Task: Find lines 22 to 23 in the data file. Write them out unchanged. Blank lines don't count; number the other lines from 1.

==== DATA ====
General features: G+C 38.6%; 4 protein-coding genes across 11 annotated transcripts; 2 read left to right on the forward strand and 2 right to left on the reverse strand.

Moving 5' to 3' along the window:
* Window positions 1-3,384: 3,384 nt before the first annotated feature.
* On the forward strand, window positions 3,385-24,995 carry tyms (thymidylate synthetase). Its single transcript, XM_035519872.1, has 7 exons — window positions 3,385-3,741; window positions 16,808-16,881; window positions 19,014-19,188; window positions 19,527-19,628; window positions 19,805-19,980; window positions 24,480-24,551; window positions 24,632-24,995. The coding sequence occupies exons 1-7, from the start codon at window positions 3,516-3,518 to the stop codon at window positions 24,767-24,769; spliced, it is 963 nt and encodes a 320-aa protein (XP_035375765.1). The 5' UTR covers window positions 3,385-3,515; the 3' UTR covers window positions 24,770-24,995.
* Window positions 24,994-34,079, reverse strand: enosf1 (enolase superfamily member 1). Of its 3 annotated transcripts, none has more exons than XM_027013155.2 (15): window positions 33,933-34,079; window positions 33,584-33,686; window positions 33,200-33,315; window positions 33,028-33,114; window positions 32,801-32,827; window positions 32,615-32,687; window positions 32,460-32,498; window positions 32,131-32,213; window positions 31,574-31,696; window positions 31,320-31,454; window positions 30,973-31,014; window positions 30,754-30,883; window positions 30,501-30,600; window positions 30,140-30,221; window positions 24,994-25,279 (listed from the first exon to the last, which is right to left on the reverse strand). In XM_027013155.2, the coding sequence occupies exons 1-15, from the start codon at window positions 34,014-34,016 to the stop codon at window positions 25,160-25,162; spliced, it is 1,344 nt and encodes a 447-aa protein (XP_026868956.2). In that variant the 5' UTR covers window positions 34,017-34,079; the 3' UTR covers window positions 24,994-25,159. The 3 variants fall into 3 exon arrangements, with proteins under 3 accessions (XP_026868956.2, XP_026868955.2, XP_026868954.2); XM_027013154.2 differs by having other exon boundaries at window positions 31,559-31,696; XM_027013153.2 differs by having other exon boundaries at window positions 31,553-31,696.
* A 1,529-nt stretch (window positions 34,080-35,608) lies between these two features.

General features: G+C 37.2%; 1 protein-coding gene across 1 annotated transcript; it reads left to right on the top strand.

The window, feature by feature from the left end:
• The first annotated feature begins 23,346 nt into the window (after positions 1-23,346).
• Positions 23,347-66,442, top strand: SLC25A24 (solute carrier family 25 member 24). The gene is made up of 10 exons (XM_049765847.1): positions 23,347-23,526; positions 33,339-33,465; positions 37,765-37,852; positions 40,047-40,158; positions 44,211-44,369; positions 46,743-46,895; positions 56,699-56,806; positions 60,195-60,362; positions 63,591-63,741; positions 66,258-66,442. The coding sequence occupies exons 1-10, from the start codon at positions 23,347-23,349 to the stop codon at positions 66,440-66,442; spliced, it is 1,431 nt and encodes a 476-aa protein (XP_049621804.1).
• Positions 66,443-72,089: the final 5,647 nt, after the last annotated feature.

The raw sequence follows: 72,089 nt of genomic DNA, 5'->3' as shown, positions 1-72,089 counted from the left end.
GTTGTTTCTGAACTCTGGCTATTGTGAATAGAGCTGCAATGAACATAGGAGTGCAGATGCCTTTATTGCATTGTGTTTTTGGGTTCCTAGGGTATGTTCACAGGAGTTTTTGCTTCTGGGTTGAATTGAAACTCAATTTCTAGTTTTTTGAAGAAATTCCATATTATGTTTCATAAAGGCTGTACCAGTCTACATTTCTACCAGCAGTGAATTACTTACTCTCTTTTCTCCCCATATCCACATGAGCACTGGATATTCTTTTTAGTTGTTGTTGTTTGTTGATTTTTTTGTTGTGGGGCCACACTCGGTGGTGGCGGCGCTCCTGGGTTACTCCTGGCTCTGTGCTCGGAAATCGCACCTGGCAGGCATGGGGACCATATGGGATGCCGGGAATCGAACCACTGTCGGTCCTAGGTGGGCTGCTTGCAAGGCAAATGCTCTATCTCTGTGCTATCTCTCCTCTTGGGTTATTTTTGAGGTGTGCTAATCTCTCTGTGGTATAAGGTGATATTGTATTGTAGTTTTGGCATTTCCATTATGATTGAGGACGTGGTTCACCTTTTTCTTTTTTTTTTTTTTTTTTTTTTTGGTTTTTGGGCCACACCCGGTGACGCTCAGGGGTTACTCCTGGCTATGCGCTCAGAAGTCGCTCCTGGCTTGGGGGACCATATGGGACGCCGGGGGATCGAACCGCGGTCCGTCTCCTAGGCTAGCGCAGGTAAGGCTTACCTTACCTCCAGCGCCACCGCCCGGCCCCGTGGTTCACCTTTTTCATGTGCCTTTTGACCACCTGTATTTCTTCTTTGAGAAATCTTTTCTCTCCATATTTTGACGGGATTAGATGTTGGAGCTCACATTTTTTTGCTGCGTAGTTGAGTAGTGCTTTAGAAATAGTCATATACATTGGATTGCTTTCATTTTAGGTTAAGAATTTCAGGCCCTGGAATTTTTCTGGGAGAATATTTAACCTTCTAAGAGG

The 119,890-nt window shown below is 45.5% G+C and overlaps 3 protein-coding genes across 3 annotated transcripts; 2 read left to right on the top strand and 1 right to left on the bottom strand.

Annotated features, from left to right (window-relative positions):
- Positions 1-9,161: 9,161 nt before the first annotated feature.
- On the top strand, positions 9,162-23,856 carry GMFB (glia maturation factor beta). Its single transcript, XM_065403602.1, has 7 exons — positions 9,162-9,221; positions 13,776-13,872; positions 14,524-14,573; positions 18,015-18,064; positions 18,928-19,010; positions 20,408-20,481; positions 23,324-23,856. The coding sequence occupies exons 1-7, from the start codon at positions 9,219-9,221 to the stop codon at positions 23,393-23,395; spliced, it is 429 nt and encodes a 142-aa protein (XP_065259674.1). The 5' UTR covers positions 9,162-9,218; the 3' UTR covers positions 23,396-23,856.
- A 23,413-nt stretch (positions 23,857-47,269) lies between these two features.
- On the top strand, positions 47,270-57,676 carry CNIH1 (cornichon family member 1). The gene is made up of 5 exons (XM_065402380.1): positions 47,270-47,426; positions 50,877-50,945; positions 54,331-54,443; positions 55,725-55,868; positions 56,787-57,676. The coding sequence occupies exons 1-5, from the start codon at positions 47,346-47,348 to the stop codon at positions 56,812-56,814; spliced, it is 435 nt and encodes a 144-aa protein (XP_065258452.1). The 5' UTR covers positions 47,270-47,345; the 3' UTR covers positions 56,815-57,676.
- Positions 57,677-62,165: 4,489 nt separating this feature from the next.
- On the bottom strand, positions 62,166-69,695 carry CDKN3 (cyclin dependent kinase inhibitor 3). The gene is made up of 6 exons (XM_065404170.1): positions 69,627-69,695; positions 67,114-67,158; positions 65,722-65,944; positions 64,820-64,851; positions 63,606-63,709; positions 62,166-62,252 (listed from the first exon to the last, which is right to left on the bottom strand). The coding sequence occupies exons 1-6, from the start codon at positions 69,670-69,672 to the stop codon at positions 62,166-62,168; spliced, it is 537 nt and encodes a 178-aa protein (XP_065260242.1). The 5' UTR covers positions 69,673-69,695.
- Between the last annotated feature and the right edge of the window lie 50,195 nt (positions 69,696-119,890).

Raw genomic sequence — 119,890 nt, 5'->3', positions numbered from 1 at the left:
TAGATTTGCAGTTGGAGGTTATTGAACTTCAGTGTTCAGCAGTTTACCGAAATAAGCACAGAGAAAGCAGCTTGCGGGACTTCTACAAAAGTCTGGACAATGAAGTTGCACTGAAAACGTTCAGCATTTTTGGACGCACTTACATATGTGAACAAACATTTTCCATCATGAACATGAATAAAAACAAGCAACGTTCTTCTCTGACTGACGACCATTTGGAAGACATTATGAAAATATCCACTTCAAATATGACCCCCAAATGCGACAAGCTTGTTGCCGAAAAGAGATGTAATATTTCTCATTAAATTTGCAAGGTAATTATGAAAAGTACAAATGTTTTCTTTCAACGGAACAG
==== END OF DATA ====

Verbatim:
- Between the last annotated feature and the right edge of the window lie 50,195 nt (positions 69,696-119,890).

Raw genomic sequence — 119,890 nt, 5'->3', positions numbered from 1 at the left: